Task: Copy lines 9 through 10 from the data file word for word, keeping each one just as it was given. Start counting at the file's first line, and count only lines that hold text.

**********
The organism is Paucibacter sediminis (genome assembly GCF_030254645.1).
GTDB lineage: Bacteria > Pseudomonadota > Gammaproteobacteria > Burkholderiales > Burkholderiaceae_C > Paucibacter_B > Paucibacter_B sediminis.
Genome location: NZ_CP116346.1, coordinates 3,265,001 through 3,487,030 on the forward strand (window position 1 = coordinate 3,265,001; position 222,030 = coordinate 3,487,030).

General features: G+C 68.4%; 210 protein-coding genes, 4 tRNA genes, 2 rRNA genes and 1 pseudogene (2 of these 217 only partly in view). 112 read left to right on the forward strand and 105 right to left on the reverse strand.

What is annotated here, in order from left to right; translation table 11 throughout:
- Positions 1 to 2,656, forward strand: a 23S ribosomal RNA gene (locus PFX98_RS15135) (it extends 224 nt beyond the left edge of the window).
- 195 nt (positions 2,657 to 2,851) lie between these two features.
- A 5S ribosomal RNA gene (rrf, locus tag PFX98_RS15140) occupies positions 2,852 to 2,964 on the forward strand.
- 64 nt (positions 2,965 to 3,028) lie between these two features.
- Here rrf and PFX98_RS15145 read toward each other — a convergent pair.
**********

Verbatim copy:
- 64 nt (positions 2,965 to 3,028) lie between these two features.
- Here rrf and PFX98_RS15145 read toward each other — a convergent pair.